Reordering or changing system services during a particular runlevel is rarely necessary when using Ubuntu unless some disaster occurs. But system administrators should have a basic understanding of how Linux boots and how services are controlled in order to perform troubleshooting or to diagnose problems. By using additional utilities such as the dmesg | less command to read kernel output after booting or by examining system logging with cat /var/iog/messages | less, it is possible to gain a bit more detail about what is going on when faced with troublesome drivers or service failure.
To better understand how to troubleshoot service problems in Ubuntu, look at the diagnosis and resolution of a typical service-related issue.
In this example, x will not start: You don't see a desktop displayed, nor does the computer seem to respond to keyboard input. The x server might either be hung in a loop, repeatedly failing, or might exit to a shell prompt with or without an error message.
The x server only attempts to restart itself in runlevel 5, so to determine whether the x server is hung in a loop, try switching to runlevel 3.
If you are working on a multi-user system and might inadvertently interrupt the work of other users, ask them to save their current work; then change to a safer runlevel, such as single user mode.
Change to runlevel 3 by switching to another virtual console with Ctrl+Alt+F2, logging in as root, and running the command telinit 3. This switch to runlevel 3 will stop the x server from attempting to restart itself.
Now you can easily examine the error and attempt to fix it.
First, try to start the x server "naked" (without also launching the window manager). If you are successful, you will get a gray screen with a large x in the middle. If so, kill x with the Ctrl+Alt+Backspace key combination, and look at your window manager configuration. (This configuration varies according to which window manager you have chosen.)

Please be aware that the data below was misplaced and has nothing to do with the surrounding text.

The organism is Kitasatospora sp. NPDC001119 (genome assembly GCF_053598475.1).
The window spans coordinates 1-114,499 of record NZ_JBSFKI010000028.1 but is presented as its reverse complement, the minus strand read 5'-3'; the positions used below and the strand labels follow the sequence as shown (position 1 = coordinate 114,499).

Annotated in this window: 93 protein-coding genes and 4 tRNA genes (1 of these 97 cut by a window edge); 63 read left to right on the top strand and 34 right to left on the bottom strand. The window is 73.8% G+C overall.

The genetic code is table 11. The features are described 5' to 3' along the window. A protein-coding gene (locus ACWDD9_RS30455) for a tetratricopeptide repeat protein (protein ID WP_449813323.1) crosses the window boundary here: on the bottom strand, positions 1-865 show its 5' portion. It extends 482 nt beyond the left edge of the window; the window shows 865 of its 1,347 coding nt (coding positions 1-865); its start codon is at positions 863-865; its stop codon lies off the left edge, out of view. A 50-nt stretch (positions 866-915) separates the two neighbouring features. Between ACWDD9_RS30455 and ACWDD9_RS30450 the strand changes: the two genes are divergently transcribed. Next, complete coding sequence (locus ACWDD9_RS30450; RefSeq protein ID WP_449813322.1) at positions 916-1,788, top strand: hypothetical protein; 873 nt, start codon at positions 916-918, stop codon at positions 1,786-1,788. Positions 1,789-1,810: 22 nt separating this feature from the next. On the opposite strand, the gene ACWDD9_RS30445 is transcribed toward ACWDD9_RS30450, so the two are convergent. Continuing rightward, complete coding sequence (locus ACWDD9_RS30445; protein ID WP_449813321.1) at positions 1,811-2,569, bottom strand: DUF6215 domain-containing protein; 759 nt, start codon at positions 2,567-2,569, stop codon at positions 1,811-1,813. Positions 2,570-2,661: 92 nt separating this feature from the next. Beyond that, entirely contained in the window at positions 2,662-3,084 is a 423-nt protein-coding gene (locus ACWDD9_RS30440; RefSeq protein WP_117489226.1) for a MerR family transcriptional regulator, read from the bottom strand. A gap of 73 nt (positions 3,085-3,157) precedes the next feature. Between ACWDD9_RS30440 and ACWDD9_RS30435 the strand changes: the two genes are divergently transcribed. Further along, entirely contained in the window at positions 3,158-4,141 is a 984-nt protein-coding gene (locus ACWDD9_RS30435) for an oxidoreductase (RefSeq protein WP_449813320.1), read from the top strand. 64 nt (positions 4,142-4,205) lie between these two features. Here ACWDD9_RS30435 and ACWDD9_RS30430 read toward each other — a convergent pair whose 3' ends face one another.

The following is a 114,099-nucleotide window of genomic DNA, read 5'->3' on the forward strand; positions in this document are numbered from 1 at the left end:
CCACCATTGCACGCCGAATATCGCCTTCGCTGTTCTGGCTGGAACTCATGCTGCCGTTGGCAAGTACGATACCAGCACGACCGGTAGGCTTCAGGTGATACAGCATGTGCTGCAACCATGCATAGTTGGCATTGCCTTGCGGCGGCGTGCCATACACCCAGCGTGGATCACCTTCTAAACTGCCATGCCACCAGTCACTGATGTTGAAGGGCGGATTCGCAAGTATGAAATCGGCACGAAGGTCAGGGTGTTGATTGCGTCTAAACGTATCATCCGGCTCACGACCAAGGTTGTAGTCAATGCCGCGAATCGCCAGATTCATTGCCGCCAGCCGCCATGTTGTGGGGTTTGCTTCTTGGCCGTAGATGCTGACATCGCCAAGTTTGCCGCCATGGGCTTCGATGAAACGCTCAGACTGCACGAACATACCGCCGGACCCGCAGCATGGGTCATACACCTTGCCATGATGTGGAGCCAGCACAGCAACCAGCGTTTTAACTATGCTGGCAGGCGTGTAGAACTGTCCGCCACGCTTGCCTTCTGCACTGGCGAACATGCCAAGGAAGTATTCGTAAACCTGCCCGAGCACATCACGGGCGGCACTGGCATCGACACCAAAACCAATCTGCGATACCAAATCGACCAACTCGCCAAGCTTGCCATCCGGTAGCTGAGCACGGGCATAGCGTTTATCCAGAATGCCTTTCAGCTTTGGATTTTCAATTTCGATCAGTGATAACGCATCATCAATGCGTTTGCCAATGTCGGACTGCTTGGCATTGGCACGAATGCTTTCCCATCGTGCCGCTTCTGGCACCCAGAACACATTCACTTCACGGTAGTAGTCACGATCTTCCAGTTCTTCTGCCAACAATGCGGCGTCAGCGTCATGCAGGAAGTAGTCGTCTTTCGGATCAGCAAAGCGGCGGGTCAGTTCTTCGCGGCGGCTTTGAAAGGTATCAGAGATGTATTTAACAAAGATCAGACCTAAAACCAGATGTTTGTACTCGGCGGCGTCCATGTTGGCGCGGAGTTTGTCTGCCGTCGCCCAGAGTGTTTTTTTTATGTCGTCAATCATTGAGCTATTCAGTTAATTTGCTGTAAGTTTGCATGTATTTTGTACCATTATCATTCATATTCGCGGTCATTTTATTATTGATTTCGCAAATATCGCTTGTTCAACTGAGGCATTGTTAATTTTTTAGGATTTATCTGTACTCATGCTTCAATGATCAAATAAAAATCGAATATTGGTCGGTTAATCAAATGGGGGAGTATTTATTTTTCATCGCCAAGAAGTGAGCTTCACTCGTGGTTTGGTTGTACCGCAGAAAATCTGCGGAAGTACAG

Let us assume that x won't run "naked." If we look at the log file for Xorg (it's clearly identified in the /var/log directory), we'll pay attention to any line that begins with (ee) , the special error code. We can also examine the error log file, .xsessions-error, in our home directory if such a file exists.
If we find an error line, the cause of the error might or might not be apparent to us. The nice thing about the Linux community is that it is very unlikely that you are the first person to experience that error. Enter the error message (or better, a unique part of it) into http://www.google.com/linux and discover what others have had to say about the problem. You might need to adjust your search to yield usable results, but that level of detail is beyond the scope of this chapter. Make adjustments and retest as before until you achieve success.
Fix the x configuration and start x with startx. Repeat as necessary.
Before making any changes to any configuration file, always make a backup copy of the original, unmodified file. Our practice is to append the extension .original to the copy because that is a unique and unambiguous identifier.
If you need to restore the original configuration file, do not rename it, but copy it back to its original name.
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